We had an interesting discussion yesterday on the definition of healthy food. When you start to think about "healthy" and "food" in the same sentence, all sorts of issues arise. Part of DL's tagline is "real food", and that's my baseline for thinking about the definition of healthy food: foods that are REAL, not heavily manufactured/processed; things that have existed as part of human food for centuries, even millennia. For me, that leaves room for enjoying all sorts of foods that in many people's minds are considered unhealthy: butter, cream, cheese, and the like. (Funny that nuts and avocados and coconut used to be on that list but are gaining a better rep lately.) My feeling is that any foods, when they are real, ARE healthy -- IN MODERATION. The problem, as usual, is one of balance, and we Americans tend to overdo it on just about everything; hence the obesity epidemic and rampant heart disease, for starters.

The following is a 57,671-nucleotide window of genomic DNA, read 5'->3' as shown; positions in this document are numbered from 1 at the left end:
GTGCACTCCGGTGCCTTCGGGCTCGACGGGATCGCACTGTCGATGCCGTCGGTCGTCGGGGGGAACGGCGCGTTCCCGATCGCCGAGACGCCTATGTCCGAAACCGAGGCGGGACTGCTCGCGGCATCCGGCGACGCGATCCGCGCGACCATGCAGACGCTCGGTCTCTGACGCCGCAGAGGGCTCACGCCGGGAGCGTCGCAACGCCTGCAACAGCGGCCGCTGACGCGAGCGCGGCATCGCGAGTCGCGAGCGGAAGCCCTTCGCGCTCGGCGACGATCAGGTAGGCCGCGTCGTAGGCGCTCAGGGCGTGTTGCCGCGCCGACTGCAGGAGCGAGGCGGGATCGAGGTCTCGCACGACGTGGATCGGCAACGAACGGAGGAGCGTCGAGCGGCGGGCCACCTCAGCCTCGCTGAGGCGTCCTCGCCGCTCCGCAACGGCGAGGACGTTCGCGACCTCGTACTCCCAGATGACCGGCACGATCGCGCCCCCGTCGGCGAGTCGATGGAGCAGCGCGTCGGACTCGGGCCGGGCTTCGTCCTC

One more thing: I think it's absolutely critical that food be enjoyed -- it's gotta be delicious, not just fuel for the fire. Joy is part of what makes food healthy, in my opinion.
But then there's the issue of context: What's healthy for YOU? If you're gluten intolerant or have an allergy to peanuts or a genetic predisposition to heart disease or diabetes, obviously certain foods will not be healthy for you, no matter how "real" they are. So is it possible to come up with a one-size-fits-all understanding of healthy food? I'd love to hear what you think.